Wednesday, January 30, 2019

As Directed - A Review








As Directed



by

Kathleen Valenti

Pharmacy Tech (nee Pharmacy Researcher) Maggie O’Malley was developing a bad habit of discovering unhealthy people on the pharmacy floor - some, dead; some, nearly so. This was not a part of her job description. And with four (or was it five) really good suspects, the police (who were only looking at one suspect) and Maggie would have a long week ahead of them.

But murder was not the only crime at play - the lives of children, of pharmacy staff and customers, and of community citizens were also on the line. Maggie had some help from her fianc├ę, Constantine. Two local detectives, Austin Reynolds and Gladys Wren, would occasionally listen to Maggie’s banter; but, sadly, would not always act on it - upping the level of danger.

I was feeling disappointed through the first half of the book. Much of the character development and some of the story depended on knowing the back story found in the two previous books of the series. This reader felt at a lose. The second half of the book developed a life of its own - knowing the back story may have helped, but was needed for the reader to enjoy and to be drawn into the larger story. It may have helped for the author to provide brief summaries of the earlier books, without destroying the story lines of previous books - this could have been done as brief advertisements inviting the reader to read the previous stories. Alas, only a list of all three books was included as an appendix.

For those looking for a nice (not great) Spring read, As Directed might fill that prescription - it may be just what the doctored ordered.
__________
This review is based on a free electronic copy provided by the publisher for the purpose of creating this review. The opinions expressed are my own.

Wednesday, January 23, 2019

Bad Pick - A Review






Bad Pick




by
Linda Lovely


A goat farm, goat milk, goat cheese, and goat yoga (yep, it is a real thing: http://bit.ly/Goat-Yoga), along with a right-wing Christian cult that met near the Udderly Goat Farm, are combined to make the foundation for a lively cozy mystery. A series of murders appear at first glance to implicate Brie Hooker, the owner and operator of the Udderly Goat Farm, and the real culprit must be discovered before Brie becomes the next victim.

The story is readable and enjoyable - making for a great Spring read. As expected, Henery Press has commissioned another winner - glad I was able to read this ARC prior to publication.
______________
This review is based on a free electronic copy provided by the publisher for the purpose of creating this review. The opinions expressed are my own.






Tuesday, January 22, 2019

Stratagem - A Review











It was a game. It ended up being a deadly game.

This corporate game was requested by Tim DuBois, CEO of Deets PR, in order to help his board work through an upcoming managerial promotion, from Game’s On You. The original request was made to Colton York, though he and Grayson Thibodeaux, the co-owner of Game’s On You, would both need to approve the contract before it was finalized. Grayson would design the game, Colton would administer it. And Grayson’s ex-wife, Anna Belle Thibodeaux would be dead before the game was over.

There were a number of suspects, but the evidence seemed to point to one person. It would take the work of Detective Brandon Gibbons and his partner, Detective Danielle Witz, and Grayson and his assistant, Pam, to independently stumble upon the guilty party. And the discovery came almost too late.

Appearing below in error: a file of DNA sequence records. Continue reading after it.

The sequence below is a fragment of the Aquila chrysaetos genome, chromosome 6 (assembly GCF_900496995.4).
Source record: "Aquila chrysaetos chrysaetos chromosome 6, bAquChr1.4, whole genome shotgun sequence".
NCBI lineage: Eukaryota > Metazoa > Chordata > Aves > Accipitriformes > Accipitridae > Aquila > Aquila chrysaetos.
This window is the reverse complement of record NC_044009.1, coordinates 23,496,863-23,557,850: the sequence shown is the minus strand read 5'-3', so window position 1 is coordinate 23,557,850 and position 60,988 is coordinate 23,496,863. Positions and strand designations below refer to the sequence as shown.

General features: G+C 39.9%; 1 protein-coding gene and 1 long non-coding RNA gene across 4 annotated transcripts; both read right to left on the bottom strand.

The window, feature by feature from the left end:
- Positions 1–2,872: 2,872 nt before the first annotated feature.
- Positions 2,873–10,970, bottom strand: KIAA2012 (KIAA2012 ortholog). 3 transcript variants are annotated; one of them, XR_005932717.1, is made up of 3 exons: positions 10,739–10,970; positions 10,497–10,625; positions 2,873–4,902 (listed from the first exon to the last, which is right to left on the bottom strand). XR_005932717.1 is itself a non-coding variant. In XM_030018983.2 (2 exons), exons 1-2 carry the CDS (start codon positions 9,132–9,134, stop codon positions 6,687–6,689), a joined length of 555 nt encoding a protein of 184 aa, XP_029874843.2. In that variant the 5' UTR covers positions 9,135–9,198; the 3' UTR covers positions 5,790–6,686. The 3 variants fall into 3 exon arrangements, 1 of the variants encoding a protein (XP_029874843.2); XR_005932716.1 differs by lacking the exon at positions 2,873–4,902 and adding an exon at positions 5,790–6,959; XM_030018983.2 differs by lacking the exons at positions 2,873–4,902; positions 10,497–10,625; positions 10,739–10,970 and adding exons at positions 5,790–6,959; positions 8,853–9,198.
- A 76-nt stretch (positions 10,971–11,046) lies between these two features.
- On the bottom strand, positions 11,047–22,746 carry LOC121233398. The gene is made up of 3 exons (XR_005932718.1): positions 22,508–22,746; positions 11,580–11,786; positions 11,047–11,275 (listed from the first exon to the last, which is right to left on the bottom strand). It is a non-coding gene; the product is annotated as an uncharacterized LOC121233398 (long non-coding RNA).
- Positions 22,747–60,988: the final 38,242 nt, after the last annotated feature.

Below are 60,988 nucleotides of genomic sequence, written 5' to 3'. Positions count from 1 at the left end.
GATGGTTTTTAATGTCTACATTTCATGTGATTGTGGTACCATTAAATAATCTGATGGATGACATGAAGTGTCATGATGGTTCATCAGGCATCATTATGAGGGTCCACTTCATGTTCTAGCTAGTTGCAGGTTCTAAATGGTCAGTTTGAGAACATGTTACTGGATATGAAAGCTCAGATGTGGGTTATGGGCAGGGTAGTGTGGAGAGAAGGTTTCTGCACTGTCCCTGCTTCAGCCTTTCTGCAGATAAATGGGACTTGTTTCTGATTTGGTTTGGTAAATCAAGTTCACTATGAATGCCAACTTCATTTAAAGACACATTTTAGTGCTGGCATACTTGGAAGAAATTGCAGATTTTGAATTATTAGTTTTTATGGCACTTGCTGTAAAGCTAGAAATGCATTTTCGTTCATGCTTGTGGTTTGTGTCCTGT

Robin Caroll has managed to weave together a bit of mystery and faith into a captivating story. Though at least one location is shared with previous books from this author, it is unclear whether this story is a sequel to those - and reads well as a standalone book.

Though Robin Caroll is an experienced writer, this was the first book of hers that crossed my path. I was satisfied - and will look forward to reading others. It easily is a five-star book.
______________

This review is based on a free electronic copy provided by the publisher for the purpose of creating this review. The opinions expressed are my own.


Tuesday, January 15, 2019

Sparkle and Changed International Children's Bible - A Review






Sparkle and Change
International Children’s Bible


publisher
Tommy Nelson




With the exception of the cover and some of the colors chosen for trim on the inside, these Bibles are identical. Using reversible sequins, they would appeal to girls from 1st through 4th grade. The 24 pages of full color helps include short essays, suggested Bible memory verses, and maps. Important verses are highlighted - though the paper is so thin that highlighting from the reverse side often appears on the reverse side of the sheet:


The highlighting above actually is from the verse (Psalm 139:23-24) on the previous page. A quick glance of this whole page looks as if four verses are highlighted - all four are from the previous page. The thin pages might make the Bible difficult to handle for a child - it is difficult to turn back a single page and pages may be easily torn.

The translation reads easily:

16 “For God loved the world so much that he gave his only Son. God gave his Son so that whoever believes in him may not be lost, but have eternal life. 17 God did not send his Son into the world to judge the world guilty, but to save the world through him. 18 He who believes in God’s Son is not judged guilty. He who does not believe has already been judged guilty, because he has not believed in God’s only Son. 19 People are judged by this fact: I am the Light from God that has come into the world. But men did not want light. They wanted darkness because they were doing evil things. 20 Everyone who does evil hates the light. He will not come to the light because it will show all the evil things he has done. 21 But he who follows the true way comes to the light. Then the light will show that the things he has done were done through God.”